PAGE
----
fbpx
10 common childhood illnesses

10 Common Childhood Illnesses

common cold childhood illness

Common Cold

The Common Cold is a viral infection of the upper respiratory tract. It is easily spread via air droplets in crowded places or through close contact with an infected person. Children in childcare centres are twice as likely to catch the virus, especially toddlers who have a habit of wiping their nasal secretions and touching others or coughing into each other’s face.    

Signs and symptoms
  • Fever, cough, running or blocked nose and sore throat
  • The child may eat or drink poorly and have difficulty sleeping due to cough and blocked nose.
How do you prevent the Common Cold?

Good and responsible hygiene practices can help to prevent the spread of viruses.

  • Both child and caregiver should frequently wash their hands with soap
  • Teach the child to cover his or her mouth with tissue paper when coughing or sneezing
  • Avoid sending the sick child to pre-school or childcare centre
When should you seek medical attention?

It is advisable to seek medical attention if the child’s condition is as follows:

  • Has fever for more than 4-5 days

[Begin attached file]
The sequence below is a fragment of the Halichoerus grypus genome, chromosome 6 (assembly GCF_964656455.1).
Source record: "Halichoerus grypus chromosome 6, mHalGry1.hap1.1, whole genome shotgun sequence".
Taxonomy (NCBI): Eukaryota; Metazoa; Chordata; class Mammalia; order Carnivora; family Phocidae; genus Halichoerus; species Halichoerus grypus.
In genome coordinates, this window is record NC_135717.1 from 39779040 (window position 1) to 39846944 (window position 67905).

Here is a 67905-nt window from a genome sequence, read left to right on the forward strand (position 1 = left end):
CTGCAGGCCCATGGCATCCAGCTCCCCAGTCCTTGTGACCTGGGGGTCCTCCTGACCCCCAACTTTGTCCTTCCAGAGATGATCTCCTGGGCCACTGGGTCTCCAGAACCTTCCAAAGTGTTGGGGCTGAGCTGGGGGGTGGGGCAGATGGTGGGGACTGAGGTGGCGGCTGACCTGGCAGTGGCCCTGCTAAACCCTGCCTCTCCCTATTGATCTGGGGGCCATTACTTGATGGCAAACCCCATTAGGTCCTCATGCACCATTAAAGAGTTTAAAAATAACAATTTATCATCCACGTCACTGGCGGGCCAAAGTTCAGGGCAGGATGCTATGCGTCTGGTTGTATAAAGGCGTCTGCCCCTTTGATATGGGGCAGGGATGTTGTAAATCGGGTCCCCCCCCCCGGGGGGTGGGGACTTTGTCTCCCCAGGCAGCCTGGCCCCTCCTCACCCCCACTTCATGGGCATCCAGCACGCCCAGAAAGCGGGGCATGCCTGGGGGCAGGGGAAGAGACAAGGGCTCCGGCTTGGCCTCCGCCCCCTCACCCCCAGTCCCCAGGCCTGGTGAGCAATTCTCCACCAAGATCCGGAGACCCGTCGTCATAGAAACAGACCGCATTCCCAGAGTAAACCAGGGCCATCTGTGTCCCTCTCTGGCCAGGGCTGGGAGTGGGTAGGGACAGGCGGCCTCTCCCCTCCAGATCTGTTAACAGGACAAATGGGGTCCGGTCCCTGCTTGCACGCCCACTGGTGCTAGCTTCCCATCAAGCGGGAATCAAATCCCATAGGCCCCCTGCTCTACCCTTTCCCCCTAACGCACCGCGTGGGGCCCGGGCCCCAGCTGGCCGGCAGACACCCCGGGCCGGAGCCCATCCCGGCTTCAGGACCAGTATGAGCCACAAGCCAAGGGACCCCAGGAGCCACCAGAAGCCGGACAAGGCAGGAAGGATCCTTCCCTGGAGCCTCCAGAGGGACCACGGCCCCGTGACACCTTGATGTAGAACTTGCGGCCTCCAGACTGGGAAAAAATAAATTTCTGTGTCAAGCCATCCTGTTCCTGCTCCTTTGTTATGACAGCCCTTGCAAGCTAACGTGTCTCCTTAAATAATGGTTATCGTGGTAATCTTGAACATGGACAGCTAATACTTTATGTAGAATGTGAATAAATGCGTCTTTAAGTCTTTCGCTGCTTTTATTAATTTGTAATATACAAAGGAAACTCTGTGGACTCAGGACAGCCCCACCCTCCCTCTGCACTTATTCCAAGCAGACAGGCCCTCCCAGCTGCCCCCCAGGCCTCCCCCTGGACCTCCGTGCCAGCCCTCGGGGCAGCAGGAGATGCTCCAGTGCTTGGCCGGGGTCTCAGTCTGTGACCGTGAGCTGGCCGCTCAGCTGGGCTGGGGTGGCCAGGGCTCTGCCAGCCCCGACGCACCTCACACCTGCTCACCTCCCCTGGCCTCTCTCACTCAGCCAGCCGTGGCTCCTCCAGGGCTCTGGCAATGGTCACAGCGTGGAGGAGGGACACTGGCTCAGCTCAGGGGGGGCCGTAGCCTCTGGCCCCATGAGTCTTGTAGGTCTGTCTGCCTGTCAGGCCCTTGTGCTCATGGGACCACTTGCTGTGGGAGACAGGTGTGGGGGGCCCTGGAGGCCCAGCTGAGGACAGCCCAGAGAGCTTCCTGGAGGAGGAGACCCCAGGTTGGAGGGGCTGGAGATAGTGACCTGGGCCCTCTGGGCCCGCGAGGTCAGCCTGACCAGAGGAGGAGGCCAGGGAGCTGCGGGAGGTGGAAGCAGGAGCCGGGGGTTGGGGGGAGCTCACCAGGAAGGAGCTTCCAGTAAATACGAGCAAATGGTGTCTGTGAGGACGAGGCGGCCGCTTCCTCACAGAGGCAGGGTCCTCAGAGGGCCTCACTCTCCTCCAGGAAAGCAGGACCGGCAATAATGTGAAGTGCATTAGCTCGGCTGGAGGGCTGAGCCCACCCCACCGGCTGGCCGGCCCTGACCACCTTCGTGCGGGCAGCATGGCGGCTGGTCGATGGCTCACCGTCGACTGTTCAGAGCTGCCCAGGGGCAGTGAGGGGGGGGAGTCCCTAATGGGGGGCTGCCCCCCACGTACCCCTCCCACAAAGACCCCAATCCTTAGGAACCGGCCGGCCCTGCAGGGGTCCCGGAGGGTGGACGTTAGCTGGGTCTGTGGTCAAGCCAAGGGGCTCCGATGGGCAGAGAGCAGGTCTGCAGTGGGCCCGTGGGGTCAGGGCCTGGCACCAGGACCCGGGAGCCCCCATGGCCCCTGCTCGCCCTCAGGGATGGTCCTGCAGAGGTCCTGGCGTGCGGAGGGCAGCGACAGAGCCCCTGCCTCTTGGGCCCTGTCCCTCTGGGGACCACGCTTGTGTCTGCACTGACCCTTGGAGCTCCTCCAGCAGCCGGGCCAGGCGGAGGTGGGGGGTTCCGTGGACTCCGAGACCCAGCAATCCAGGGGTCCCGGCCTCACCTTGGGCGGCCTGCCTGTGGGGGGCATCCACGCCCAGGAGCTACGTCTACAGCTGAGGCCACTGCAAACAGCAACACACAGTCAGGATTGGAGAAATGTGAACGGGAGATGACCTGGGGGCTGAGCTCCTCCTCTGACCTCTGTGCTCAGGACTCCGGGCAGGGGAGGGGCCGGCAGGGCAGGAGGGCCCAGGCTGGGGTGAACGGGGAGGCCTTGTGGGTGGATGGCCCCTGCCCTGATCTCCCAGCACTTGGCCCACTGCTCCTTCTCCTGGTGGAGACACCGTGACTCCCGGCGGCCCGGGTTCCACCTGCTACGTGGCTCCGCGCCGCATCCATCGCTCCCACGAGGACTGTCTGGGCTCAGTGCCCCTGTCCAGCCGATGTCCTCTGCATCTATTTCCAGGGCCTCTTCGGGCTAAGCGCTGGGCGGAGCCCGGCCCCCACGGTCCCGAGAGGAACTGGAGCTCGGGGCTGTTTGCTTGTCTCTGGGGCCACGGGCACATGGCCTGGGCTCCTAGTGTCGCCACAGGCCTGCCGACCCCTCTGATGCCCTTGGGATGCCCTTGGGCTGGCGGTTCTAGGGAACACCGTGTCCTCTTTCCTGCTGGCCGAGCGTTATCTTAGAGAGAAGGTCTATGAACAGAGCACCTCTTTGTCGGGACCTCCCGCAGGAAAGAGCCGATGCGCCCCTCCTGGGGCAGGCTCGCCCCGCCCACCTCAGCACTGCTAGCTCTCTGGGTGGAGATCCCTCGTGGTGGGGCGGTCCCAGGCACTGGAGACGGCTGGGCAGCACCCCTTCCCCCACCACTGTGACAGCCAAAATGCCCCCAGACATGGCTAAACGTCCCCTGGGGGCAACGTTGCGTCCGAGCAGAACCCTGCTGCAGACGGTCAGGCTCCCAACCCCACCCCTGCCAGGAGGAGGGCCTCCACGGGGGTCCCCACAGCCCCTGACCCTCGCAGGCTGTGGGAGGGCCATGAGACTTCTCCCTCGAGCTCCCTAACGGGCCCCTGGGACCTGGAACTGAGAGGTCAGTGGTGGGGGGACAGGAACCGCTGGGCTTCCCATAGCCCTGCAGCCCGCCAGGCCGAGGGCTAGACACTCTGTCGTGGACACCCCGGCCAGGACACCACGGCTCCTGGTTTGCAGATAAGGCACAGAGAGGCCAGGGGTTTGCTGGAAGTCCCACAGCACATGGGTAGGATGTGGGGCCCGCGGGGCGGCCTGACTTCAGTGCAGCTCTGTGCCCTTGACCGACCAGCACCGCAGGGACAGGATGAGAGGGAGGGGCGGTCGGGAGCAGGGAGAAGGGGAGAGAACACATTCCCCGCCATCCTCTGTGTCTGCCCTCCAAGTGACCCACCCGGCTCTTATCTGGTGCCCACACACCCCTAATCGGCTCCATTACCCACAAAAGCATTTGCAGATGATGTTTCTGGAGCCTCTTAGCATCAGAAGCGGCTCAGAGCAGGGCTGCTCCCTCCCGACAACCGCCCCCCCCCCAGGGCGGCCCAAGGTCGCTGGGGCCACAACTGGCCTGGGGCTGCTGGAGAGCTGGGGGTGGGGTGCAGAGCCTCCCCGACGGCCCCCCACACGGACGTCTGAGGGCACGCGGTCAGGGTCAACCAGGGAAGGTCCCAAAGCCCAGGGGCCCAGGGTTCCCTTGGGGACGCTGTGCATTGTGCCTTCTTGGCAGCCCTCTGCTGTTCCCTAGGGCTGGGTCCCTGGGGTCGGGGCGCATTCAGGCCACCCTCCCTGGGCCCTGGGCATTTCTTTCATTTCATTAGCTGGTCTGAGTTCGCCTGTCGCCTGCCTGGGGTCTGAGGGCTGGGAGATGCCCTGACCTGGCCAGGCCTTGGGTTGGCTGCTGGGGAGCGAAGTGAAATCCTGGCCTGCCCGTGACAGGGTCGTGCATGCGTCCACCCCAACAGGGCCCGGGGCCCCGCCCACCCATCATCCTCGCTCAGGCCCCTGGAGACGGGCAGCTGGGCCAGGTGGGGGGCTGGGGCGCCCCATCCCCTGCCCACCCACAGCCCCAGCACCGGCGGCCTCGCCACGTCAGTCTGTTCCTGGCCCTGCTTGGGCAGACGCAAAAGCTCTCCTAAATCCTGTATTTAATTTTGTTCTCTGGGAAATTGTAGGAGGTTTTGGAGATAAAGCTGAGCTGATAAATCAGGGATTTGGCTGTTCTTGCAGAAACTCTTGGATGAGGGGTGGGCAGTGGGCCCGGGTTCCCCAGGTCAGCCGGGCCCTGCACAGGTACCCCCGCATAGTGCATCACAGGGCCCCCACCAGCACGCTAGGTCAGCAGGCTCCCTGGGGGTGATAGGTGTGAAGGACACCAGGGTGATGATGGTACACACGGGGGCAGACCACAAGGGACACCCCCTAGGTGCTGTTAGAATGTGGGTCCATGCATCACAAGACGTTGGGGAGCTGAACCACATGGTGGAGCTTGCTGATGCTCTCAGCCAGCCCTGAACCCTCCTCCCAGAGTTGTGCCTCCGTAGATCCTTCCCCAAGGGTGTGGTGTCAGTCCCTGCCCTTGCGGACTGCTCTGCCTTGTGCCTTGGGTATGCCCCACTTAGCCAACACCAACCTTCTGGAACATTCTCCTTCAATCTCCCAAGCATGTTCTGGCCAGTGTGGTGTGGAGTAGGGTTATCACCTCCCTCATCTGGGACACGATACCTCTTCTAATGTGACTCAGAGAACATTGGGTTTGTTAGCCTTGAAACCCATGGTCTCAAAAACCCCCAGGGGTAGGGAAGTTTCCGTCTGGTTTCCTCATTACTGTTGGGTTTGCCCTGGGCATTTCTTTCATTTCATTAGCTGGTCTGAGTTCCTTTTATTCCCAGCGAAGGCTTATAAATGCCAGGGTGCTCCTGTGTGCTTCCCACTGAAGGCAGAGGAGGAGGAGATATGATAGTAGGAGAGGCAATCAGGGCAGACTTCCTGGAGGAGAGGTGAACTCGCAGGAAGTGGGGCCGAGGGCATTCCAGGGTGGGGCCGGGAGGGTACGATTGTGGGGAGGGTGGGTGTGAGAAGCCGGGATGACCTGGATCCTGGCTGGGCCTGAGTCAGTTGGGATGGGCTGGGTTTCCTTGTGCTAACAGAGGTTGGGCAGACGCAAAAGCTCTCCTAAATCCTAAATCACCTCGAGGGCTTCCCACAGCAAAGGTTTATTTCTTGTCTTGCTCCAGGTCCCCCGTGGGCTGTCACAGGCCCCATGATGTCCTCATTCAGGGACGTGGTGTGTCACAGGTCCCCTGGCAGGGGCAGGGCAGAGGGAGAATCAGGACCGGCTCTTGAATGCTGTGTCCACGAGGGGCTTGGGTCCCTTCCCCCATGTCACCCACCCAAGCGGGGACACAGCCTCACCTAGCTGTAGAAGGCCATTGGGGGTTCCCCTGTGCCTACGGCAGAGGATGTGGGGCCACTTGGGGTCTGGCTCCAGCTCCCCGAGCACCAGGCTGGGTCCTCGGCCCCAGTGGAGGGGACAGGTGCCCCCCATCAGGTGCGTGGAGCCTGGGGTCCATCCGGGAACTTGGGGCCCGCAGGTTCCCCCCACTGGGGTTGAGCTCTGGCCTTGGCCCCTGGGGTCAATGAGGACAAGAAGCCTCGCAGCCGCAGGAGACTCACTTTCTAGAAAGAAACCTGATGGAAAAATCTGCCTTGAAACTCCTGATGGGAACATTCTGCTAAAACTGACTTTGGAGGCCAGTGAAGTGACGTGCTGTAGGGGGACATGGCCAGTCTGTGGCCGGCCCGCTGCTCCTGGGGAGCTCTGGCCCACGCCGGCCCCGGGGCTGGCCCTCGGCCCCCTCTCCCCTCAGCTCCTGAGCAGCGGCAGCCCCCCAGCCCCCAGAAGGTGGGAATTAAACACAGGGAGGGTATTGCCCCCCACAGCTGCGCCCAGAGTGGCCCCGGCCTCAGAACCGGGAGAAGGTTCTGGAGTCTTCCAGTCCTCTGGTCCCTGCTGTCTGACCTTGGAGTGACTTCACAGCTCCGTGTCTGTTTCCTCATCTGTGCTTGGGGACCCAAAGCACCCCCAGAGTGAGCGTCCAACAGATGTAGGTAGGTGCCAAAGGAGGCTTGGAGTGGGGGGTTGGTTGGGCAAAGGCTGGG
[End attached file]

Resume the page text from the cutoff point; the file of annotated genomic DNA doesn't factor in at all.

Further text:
• Worsening cough
  • Difficulty in sleeping, drinking milk or eating
  • Has trouble breathing or noisy breathing
  • Appears lethargic

Why you don’t need antibiotics for your child’s cold? Read more here

Sore Throat

Sore throats are common in children and can be painful. However, a sore throat that is caused by a virus does not need antibiotics. In those cases, no specific medicine is required, and your child should get better in seven to ten days.

What should you do?

The best way to care for a sore throat caused by a virus is to keep your child comfortable and making sure they get plenty of fluids and rest. Your paediatrician may recommend painkillers to relieve the fever and pain.

How do you prevent sore throats?

The viruses and bacteria that cause a sore throat are passed from person to person through droplets of moisture in the air (from a sneeze or cough) or on the hands of someone who is infected. The illnesses may spread through schools and child care centers. One challenge for prevention is that people are often most contagious before they even begin to have symptoms.